NPS surveys generally take the format of:

enter image description here

The touch area of each selection seems to be pretty tight when I put my mockup on a phone... Is there a better design pattern that I could be using here for this type of input?

Other options I considered:


standard slider: http://opinionmeter.com.pk/wp-content/themes/om/images/TouchPointMobileScreeshots/iPadNPS-Large.jpg

fun slider: https://dribbble.com/shots/1641720-NPS-Survey-Interface/attachments/257028

Interaction wise, sliders could work because they can snap to discrete values. The sliding action makes it easier to fine-tune values than tapping since the user can adjust their input provided the slider gives appropriate feedback.

I didn't like this option because sliders tend to have a default starting value and I felt that this would bias the survey and many users may just submit the default value in order to bypass the survey instead of actually making a selection.



Pickers tend to have an empty or default field that the user must tap in order to bring up the picker UI. I couldn't think of something reasonable to put in that field... I think the interaction is much more straightforward with the picker than with a slider though... enter image description here

  • For the slider option, you could just make the default state unrecognized until the user interacts with it. Then they'd at least have to do something with it before progressing. Aug 20, 2015 at 16:48
  • Have you considered radial or semi-radial selection? I’m not sure, though, 11 steps aren’t too much for that, since 8 slices of pie are usually considered the sweet spot, but clocks show 12 hours after all.
    – Crissov
    Sep 20, 2015 at 21:26

3 Answers 3


1-to-10 entry can be accommodated on phone screen as long as you use zoom-in key interaction design to facilitate entry.

For NPS, I think it's important to display all 11 numbers in left-to-right sequence, and provide d a one-click way to pinpoint the exact number, otherwise you may inadvertently introduce biases towards certain range.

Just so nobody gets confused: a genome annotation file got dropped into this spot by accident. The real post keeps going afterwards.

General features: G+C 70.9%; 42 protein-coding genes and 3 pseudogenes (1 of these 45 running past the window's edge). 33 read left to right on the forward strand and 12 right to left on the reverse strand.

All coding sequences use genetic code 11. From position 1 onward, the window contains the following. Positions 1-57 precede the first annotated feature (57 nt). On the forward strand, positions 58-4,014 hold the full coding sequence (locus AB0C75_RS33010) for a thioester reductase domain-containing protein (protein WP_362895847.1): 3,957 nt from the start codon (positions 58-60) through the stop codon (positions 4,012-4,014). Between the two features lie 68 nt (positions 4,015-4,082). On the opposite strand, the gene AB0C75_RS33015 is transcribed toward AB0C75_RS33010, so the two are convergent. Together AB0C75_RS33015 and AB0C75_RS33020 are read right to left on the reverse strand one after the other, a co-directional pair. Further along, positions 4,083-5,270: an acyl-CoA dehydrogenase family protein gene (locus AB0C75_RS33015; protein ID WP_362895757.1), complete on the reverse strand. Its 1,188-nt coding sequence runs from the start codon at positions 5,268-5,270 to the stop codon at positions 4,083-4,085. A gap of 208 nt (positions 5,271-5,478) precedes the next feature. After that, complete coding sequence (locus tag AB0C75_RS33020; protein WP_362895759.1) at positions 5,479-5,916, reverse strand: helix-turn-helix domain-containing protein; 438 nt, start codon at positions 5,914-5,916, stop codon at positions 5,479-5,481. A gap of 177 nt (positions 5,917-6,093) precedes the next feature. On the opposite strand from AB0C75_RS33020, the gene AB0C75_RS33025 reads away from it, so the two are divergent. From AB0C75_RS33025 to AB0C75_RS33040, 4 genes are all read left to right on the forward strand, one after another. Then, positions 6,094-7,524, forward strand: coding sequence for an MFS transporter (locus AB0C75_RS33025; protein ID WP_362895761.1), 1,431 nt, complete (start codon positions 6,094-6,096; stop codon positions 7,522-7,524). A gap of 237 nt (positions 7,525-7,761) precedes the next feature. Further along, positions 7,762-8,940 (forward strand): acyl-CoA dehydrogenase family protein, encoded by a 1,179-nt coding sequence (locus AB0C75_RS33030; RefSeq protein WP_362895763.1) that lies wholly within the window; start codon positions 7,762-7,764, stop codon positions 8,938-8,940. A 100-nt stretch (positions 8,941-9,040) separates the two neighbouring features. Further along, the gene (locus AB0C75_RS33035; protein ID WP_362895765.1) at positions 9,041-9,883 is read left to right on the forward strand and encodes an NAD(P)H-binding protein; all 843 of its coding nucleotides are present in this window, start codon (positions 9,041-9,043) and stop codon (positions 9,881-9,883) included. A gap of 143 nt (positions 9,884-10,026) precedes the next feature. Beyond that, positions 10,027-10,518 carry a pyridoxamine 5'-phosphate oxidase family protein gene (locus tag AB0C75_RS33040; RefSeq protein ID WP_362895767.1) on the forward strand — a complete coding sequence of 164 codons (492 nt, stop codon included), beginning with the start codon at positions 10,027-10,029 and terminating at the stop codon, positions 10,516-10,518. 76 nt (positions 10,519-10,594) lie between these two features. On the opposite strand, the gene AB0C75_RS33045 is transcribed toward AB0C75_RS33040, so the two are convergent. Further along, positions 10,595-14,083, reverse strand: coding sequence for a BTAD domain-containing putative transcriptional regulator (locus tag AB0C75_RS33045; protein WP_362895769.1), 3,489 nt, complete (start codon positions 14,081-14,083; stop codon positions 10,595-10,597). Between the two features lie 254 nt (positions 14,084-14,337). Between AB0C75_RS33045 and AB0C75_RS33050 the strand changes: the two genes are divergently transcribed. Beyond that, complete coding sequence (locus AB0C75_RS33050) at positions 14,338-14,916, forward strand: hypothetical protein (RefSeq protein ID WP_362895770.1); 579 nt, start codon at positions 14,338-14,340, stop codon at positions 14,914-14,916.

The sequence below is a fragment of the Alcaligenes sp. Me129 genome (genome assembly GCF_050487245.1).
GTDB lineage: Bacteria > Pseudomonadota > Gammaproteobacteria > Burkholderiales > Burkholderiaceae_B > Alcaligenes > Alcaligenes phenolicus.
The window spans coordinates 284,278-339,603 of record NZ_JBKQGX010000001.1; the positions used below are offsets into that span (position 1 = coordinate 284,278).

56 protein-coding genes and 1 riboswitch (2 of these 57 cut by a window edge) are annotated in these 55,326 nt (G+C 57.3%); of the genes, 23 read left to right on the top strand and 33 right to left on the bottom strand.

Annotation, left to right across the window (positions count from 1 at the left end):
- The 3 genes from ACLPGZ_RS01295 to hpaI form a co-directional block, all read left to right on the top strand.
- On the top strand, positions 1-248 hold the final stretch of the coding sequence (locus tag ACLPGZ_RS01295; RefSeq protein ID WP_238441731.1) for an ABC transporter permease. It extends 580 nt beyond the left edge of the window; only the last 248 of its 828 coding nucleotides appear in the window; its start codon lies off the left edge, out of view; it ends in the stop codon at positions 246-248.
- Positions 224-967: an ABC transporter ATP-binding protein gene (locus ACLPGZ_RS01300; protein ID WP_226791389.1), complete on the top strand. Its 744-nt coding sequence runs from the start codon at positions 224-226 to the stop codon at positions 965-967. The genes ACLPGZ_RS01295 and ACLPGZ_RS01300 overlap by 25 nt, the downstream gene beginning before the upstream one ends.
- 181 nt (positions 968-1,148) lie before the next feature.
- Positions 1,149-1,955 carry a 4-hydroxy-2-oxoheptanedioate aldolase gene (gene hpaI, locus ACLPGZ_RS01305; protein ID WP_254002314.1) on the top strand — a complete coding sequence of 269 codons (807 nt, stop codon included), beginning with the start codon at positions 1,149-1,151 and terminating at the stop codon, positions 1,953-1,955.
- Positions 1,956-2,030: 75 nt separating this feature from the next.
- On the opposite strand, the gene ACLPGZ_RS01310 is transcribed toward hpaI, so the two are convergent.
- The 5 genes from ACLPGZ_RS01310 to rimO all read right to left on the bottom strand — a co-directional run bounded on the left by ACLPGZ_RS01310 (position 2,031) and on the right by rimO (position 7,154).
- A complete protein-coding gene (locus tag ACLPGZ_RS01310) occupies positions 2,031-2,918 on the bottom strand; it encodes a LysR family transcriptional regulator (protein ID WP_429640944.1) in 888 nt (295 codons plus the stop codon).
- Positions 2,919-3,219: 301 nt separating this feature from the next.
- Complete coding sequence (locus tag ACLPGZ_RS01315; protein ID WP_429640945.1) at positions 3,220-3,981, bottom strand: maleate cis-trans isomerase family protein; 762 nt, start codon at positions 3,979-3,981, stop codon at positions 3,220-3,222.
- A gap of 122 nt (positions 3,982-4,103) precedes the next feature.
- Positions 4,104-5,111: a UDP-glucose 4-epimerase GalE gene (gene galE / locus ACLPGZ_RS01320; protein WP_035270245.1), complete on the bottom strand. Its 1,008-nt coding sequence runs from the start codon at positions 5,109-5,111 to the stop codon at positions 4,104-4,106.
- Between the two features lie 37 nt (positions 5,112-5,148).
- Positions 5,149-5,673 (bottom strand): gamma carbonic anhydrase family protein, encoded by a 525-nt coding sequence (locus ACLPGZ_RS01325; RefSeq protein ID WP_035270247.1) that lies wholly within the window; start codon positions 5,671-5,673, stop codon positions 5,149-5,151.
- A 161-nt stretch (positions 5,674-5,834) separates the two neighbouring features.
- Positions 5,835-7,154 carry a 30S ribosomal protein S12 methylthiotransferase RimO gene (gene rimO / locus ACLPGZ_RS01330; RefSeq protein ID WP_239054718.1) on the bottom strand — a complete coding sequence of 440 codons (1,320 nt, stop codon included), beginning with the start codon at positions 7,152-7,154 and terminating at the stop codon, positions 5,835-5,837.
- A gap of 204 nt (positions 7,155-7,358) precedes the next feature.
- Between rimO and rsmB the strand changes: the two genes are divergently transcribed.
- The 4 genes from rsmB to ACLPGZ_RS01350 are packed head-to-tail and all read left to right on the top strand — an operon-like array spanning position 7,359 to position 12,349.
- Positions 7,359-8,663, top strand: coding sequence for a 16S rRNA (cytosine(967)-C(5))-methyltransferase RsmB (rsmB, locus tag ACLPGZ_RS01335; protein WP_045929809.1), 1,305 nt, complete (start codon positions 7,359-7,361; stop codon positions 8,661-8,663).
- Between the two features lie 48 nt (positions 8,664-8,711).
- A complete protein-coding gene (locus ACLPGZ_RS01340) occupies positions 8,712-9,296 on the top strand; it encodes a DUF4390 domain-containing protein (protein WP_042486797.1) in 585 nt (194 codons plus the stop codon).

Below is a mock-up of 3-states: thumb-hover, thumb-down, and thumb-up. It's important to make sure during thumb-down, user can slide-left and right to select adjacent values.

(sorry, I forgot to add 0)

enter image description here


Mobile phones do not have a huge screen, even phablets! I think it is better to use a 5-point scale or likert from unlikely to very likely for instance. A10-point scale, as i see in the first pic, would be more complicated for users to complete. I use 7 or 5-point scales in ux artifacts like nps for many reasons, being odd scales better than even for analysis purposes.

  • 2
    I would love to! But NPS surveys use a standard scale for their analysis so changing the scale to be more ux friendly would make the data less meaningful :(
    – Lily
    Aug 24, 2015 at 18:38
  • Yes, that is right. That's why I was thinking in using another similar instrument and not Nps if it does not work. :)
    – maia
    Aug 25, 2015 at 3:08
  • As for the mobile input in nps, i would have the text input and below an array of buttons (those you tap and get selected) so one can tap the value instead of writing.
    – maia
    Aug 25, 2015 at 3:11

Keep people at the center of data collection. People easily relate to a 10 point scale. For example, all TV reality shows have a rating scale of 10. People subconsciously relate to brands using a 10 point scale. Although the conversation is open for debate, I have seen 10 point scales work best for research studies I have done in past.

Below are some screen shots on how you can present a 10 point scale on different devices.

Screen shot for NPS Sliders shown on different screen sizes

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